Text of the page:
In June, the Markit PMI for the eurozone manufacturing sector was almost 6 points below its peak in December 2017, whereas the same index for the US has essentially been stable over the same period. However, the eurozone index (54.9) is now only slightly below the US PMI (55.4), which reminds us that focusing too much on the decline of the index stops us from noticing that it is still at a level that corresponds to robust, above-potential growth. Moreover, in June we witnessed a stabilisation (in the European Commission’s Economic Sentiment Indicator) or even some improvement (in the Markit Eurozone Composite PMI and in service sector PMIs in several countries) of survey-based indicators. To the extent that this is confirmed in the coming months, it would imply that softer sentiment in the first half of the year was part of a normalisation process after the feeling of euphoria in the latter part of 2017. In any case, the economic fundamentals of job creation, some acceleration in wage growth, low interest rates, growth in corporate profits and rising levels of capacity utilisation justify this type of reading.

In the US, sentiment remains globally speaking at a high level. The ISM Manufacturing Index increased to a reading of 60.2 in June (from 58.7 in May), and the press release noted greater business strength, low inventory levels and increasing order backlogs: “demand remains robust, but the nation’s employment resources and supply chains continue to struggle[1].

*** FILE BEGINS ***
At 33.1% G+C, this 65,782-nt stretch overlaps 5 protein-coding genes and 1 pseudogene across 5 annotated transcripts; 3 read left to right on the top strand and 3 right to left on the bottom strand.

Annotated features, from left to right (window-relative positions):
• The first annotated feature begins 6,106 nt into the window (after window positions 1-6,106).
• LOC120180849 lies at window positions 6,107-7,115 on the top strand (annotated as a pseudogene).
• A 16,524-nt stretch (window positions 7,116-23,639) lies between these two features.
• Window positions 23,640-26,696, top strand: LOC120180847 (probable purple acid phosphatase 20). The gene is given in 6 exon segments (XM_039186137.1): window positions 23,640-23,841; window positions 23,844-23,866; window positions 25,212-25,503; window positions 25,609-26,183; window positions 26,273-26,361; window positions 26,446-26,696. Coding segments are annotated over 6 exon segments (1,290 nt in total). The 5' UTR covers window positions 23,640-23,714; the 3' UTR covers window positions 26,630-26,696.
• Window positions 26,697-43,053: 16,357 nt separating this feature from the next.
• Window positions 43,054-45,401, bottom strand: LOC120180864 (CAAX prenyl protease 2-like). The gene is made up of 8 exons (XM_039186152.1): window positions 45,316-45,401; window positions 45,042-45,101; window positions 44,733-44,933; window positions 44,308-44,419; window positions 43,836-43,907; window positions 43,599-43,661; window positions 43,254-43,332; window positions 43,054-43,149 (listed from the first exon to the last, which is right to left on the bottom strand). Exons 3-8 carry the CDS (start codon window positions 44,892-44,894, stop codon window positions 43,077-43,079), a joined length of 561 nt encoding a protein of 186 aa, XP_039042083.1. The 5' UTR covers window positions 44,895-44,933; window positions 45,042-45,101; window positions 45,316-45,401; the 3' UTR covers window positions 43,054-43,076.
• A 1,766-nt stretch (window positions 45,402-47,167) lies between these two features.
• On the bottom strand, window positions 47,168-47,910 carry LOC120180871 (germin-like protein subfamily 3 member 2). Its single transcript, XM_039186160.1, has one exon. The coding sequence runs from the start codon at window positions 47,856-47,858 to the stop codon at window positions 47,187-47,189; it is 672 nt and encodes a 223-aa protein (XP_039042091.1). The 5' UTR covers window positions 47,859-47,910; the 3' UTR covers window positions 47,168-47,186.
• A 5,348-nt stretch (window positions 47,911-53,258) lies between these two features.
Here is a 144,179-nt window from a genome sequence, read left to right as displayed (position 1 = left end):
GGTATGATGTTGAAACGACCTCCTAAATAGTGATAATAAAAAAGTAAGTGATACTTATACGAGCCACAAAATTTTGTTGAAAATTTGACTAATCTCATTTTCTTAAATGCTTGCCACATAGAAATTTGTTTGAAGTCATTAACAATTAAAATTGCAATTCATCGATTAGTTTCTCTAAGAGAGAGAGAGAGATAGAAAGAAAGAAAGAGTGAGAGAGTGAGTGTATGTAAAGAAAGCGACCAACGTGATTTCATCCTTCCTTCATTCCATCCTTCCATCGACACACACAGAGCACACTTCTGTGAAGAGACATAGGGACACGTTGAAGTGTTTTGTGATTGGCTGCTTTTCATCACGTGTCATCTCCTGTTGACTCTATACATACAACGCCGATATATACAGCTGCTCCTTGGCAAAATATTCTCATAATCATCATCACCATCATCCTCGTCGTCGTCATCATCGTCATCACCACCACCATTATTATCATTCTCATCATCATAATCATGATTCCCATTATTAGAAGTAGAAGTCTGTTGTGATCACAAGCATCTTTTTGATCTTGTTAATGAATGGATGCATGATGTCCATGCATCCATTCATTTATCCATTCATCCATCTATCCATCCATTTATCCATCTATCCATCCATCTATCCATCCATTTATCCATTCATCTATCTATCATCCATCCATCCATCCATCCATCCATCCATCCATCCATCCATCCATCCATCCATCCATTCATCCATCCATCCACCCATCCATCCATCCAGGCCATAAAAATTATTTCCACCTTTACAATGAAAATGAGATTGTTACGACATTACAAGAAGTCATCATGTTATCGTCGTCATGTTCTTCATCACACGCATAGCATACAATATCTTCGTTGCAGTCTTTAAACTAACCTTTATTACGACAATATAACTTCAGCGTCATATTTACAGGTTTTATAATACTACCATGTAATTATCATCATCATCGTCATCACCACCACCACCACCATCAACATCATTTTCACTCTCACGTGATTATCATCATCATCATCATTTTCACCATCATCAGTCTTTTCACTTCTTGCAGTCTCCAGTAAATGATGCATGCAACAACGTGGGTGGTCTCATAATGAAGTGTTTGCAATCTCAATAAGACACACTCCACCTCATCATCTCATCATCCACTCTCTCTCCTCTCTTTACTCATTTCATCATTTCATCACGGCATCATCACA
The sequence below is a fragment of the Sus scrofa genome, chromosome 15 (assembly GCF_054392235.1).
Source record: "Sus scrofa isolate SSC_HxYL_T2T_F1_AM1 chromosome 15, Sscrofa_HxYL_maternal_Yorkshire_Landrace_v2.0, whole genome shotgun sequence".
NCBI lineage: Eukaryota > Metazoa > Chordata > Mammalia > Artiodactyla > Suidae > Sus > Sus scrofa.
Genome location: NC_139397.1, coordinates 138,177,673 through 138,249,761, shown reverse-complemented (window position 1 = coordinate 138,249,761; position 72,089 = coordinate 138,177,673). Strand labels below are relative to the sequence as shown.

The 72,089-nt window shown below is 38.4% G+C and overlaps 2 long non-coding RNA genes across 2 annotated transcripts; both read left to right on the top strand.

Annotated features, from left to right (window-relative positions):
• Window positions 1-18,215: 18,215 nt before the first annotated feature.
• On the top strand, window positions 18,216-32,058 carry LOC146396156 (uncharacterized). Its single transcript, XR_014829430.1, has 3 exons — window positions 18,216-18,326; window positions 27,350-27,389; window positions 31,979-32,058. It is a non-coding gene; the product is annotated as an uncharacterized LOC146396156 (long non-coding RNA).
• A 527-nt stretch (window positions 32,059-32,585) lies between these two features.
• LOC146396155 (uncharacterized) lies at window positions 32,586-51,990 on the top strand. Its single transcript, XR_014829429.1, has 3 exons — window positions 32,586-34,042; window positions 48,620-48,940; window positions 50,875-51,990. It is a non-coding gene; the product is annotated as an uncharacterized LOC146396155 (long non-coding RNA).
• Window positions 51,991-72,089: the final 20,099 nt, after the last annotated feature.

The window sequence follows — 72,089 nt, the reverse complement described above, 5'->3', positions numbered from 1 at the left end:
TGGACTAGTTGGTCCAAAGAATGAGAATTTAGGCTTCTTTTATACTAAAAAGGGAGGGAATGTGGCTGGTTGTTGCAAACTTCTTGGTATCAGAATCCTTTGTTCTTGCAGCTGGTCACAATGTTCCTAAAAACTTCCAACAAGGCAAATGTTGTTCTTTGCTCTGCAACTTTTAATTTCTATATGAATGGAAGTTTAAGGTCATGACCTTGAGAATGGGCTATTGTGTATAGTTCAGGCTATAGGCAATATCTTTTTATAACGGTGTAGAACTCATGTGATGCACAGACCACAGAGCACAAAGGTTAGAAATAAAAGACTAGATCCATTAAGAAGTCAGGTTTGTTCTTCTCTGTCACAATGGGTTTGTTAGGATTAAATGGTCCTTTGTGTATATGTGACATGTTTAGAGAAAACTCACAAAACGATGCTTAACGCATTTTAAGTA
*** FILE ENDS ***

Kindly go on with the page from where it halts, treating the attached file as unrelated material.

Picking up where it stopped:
The quarterly Duke University ‘s Fuqua School of Business / CFO Magazine Global Business Outlook of 228 US firms paints a similar picture of strength with confidence stabilising at close to a historic high, making attracting and retaining qualified employees the top concern. But on the other hand, the unpredictability of US tariff policy starts to be a source of worry for CFOs. In some industrial regions deeply involved in external trade like Philadelphia, the business climate is not as good as suggested by the ISM.

PMI manufacturing Markit BNP Paribas

The feeling of confidence also transpires in central bank communication with Fed Chairman Powell stating that “The main takeaway is that the economy is doing very well[1], whereas Mario Draghi stated during his most recent press conference that the moderation in second-quarter growth reflected “a pull-back from the very high levels of growth in 2017, compounded by an increase in uncertainty and some temporary and supply-side factors”, and he expressed the ECB’s confidence in the growth of private consumption, business and housing investment as well as global demand[2]. As a consequence, monetary policy visibility is high. The Federal Reserve wants to evolve gradually from a still-accommodative stance to a relatively tight monetary policy whilst being mindful of incoming data. The ECB has announced that in principle it will stop its net asset purchases at the end of this year and has committed to keep its official interest rates at the current level at least through the summer of 2019.

Increased uncertainty